The Harry Potter Experience is one you might at first glance think 'no way'. Perhaps this one is better for those who like bright lights and lots of stimulation, but even for kids who would find this overwhelming, there's a sensory room which can accessed during any tour. The room provides a calming environment for those with autism and other additional needs; it contains a sensory shell chair, interactive light box, mirror ball and tactile mirrors, and is located adjacent to the Backlot Café. If you would like to access the sensory room prior to reaching this point, you can ask a member of staff. A full autism guide is available here.
St Paul's Cathedral invites you to 'discover the sounds of St Paul's' with its Sensory Sound Tour, created for children and young people with special education needs and disabilities. You can see it on YouTube before you visit.
Westminster Abbey is one of the city's top attractions, and access to anyone with any disability and their carer, is free. For additional info about visiting, email visitor.experience@Westminster-abbey.org
Tower Bridge is perfect for lovers of giant Lego sets and Meccano, and once a month, on a Saturday, there's a relaxed opening for anyone who wants to explore under calmer circumstances.
Dopamine Land is just around the corner from the Natural History Museum, and is one for the all-out sensory seekers. There are bubble bars, digital forests, giant pillow fighting and enormous ball pits. Anyone under 16 needs a big kid (aka adult) to go with them.
Premier League football teams like Chelsea, Arsenal and West Ham have sensory rooms, where light, sound and heat can be controlled, away from crowds — as well as tactile toys and games, and options to watch matches on screen. Wembley Stadium has two massive sensory rooms for both match and concert days.
London Zoo is iconic, but go on a busy day and the noise is overwhelming. That's where the Sense-sational Days come in, with curated events especially for kids with learning diversities, and their families and friends. Also look out for its out-of-house relaxed opening tours throughout the year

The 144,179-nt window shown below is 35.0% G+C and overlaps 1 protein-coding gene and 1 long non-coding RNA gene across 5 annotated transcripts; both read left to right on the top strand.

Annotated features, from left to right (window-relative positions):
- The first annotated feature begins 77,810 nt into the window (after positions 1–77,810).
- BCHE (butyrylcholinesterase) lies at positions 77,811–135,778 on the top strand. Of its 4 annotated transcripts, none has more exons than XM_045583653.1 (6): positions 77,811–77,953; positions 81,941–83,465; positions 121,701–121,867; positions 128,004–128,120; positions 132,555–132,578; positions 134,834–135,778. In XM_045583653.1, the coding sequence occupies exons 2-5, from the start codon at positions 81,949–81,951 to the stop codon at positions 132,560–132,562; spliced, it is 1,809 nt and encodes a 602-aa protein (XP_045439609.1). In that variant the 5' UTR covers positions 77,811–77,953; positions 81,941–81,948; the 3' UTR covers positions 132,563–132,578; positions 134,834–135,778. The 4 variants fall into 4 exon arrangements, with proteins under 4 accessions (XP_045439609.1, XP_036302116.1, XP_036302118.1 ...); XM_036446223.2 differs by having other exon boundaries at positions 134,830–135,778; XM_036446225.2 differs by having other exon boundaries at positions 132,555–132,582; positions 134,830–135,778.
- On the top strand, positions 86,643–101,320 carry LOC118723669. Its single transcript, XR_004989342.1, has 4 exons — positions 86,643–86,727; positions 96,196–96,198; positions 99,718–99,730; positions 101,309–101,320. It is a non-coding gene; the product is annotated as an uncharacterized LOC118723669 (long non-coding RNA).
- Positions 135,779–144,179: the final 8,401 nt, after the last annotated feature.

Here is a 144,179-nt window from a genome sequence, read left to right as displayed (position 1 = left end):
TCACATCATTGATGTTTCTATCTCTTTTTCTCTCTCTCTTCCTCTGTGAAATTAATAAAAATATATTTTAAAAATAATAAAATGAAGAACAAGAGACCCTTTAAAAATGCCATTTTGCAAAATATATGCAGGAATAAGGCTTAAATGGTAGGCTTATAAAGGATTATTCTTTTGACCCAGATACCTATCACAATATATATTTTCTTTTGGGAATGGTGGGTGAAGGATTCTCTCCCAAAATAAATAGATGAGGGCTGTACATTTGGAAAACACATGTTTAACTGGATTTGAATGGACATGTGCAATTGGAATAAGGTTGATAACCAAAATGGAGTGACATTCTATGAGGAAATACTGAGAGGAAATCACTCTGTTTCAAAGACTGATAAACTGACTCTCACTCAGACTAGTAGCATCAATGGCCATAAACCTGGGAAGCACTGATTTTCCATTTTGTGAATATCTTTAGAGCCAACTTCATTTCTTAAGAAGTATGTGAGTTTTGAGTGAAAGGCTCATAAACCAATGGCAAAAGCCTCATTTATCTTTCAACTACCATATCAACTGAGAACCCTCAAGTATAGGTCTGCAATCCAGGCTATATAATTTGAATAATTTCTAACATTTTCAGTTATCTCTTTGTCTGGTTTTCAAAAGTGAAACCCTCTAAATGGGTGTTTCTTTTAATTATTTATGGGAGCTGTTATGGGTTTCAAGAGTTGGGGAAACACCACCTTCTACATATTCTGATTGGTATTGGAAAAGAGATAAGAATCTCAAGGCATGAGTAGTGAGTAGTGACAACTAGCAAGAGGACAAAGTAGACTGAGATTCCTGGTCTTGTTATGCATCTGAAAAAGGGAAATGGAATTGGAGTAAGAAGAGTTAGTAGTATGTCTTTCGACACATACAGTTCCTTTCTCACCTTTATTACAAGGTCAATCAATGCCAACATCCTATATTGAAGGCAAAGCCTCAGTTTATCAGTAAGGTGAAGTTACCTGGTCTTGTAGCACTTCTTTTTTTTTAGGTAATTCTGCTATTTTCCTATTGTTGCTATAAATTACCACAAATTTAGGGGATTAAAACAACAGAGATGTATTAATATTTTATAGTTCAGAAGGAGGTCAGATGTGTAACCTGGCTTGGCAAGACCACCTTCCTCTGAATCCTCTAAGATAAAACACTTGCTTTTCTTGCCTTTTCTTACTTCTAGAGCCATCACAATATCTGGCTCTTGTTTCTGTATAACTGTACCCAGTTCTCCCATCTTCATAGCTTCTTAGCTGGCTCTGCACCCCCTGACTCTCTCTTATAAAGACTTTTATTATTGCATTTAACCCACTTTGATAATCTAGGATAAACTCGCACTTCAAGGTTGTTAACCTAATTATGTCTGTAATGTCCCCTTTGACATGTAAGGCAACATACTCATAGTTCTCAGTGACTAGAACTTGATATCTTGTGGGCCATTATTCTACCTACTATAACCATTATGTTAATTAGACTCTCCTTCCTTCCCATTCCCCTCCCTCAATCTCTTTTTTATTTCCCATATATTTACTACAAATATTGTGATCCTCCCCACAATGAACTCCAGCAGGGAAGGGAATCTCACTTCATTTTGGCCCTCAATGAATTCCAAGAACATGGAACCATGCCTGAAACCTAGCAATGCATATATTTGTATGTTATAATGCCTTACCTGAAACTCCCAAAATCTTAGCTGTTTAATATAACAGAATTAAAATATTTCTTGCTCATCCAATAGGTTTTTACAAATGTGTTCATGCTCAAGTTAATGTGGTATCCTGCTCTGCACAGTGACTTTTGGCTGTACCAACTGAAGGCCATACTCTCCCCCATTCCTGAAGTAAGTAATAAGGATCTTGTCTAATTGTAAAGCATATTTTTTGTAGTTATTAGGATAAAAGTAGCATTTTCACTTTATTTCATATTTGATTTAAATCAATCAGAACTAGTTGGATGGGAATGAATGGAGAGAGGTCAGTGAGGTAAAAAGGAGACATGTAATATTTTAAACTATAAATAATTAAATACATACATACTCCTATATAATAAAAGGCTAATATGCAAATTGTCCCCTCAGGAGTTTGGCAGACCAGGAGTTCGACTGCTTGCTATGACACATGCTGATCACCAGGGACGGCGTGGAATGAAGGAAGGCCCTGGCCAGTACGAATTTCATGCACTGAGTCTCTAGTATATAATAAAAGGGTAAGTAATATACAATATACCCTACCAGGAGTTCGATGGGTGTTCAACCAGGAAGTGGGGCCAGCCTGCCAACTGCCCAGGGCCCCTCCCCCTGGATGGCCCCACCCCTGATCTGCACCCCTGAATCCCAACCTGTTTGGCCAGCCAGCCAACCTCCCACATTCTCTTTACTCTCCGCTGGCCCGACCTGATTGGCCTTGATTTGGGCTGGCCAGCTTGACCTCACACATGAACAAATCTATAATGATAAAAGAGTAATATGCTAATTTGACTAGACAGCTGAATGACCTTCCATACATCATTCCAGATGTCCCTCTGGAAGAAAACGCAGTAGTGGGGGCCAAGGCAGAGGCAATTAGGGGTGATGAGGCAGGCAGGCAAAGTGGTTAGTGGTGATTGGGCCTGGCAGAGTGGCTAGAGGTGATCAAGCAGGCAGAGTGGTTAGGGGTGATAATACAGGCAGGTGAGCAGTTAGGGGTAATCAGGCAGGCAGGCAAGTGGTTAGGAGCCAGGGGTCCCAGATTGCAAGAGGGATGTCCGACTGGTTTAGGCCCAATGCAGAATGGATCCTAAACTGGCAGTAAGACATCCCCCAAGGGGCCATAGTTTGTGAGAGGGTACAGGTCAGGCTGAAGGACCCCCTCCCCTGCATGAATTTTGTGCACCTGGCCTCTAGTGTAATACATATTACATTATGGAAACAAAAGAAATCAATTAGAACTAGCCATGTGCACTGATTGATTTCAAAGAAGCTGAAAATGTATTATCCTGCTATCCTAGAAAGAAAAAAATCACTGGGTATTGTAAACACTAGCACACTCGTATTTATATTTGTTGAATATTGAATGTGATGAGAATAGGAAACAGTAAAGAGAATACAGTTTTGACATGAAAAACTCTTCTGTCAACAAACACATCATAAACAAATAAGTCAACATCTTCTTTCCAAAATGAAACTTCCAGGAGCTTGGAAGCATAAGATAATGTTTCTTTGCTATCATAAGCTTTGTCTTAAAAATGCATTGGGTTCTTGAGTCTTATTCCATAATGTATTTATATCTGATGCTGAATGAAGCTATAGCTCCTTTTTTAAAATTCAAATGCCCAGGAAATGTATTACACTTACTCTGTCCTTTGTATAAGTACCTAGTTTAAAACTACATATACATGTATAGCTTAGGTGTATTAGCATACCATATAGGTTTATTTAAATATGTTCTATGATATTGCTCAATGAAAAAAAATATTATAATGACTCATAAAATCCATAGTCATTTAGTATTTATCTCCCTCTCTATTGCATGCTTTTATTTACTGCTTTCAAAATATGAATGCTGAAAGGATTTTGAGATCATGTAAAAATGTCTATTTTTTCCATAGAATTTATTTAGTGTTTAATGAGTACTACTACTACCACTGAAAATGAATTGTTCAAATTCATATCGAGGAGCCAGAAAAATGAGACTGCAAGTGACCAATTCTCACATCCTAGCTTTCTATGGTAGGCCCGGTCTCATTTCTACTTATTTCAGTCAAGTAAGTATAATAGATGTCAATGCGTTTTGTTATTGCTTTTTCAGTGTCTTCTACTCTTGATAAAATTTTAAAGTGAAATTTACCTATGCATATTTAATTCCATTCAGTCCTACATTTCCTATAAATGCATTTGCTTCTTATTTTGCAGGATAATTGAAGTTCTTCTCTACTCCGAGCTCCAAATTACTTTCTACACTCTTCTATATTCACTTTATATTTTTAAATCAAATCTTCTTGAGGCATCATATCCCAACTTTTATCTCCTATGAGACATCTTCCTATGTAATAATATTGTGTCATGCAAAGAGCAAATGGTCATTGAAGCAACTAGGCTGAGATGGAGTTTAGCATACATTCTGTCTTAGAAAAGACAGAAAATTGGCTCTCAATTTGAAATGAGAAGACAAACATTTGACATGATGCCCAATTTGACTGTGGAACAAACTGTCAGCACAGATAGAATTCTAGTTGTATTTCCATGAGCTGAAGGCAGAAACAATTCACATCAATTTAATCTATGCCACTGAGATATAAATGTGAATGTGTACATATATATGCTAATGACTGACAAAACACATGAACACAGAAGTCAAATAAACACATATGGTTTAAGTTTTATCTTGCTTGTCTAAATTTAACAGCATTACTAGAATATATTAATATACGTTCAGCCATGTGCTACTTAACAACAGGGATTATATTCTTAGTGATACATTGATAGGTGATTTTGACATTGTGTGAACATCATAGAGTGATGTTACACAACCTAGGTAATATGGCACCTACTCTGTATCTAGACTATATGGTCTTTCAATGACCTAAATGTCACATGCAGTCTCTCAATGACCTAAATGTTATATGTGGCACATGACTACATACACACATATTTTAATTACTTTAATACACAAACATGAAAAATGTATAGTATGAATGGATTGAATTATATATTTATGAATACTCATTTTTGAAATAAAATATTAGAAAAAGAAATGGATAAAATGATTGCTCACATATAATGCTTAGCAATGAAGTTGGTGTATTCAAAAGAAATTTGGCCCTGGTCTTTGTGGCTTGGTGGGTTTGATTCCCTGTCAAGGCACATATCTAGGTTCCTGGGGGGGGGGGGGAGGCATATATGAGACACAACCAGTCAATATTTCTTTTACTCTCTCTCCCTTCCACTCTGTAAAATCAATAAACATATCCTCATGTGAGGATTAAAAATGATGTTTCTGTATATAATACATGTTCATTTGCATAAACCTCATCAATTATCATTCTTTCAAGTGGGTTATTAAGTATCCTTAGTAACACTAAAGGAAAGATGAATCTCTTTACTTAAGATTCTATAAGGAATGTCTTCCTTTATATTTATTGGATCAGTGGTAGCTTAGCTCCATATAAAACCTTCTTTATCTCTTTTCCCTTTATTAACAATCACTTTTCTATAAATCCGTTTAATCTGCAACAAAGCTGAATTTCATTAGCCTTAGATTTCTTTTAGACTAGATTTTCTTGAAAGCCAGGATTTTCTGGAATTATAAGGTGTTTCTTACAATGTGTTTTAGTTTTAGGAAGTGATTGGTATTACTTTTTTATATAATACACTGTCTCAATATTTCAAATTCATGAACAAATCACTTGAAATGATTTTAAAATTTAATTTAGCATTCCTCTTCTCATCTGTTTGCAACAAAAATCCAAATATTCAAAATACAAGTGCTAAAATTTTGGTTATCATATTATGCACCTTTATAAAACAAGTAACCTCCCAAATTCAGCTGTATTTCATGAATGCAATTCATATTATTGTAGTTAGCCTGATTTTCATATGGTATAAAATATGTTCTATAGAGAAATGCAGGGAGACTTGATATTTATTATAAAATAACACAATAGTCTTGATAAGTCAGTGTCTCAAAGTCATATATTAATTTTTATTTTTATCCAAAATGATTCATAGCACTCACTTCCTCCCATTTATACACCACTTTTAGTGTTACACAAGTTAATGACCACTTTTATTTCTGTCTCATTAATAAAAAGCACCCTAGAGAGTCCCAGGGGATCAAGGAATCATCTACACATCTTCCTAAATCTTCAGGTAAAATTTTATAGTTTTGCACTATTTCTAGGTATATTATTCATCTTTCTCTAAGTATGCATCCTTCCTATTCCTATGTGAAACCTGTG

Park Lane Stables in Teddington is an award-winning charity and Riding for the Disabled Association centre. It invites neurodiverse kids to help to brush and pat a horse, as well as riding lessons. Advance booking is essential.
Golders Hill Park is a personal favourite of mine. It's a sweet and charming corner of north London, featuring undisturbed areas, flower gardens, and a play area with sensory areas. There's a mini zoo and butterfly garden which is also quiet and uncrowded. Entrance is free and there's a nearby ice cream parlour. Read more about it here.
Vauxhall City Farm is in the heart of London and provides fabulous sensory experiences, including the chance to touch some of the farm animals. It has activity programmes available for children of all ages. Entrance is free. There are, of course, many other city farms in London, offering similar opportunities.
The Gate in Islington is one of my top tips for a restaurant for families looking for good quality, 'autism friendly' dining. This veggie eatery has great staff, a 'chill zone', and has received an award from the National Autistic Society of the UK. The food's excellent too.
And for teens…
The Roundhouse is a legendary north London music and arts space holds, which also hosts relaxed performances and workshops. Teens can access an online tour of the venue too.
Wellcome Collection's free exhibitions challenge the way we think about health and being human. It combines science with psychology, art with life. It also houses a brilliant workspace if you want to avoid sensory distractions. It's quiet, has collaborative and quiet study areas, and assistive study too, with things like screen readers.
Royal Academy of Arts offers a sensory map for art lovers to explore, plus temporary exhibitions to help plan for your visit in advance. It also offers relaxed openings, where teens can avoid the usual bustle of its opening hours.
Essentially, autistic teens can explore most of London if they're up for it, planning a route and venue that they're comfortable with. My daughter is always out exploring places like Covent Garden, Camden and Piccadilly. She has autism, ADHD, and visual stress disorder, and constantly tells me to 'stop overparenting!' And yes, sometimes it's way too much. But most of the time it's an enriching experience. As my daughter says, "If you don't try, you’ll never know!"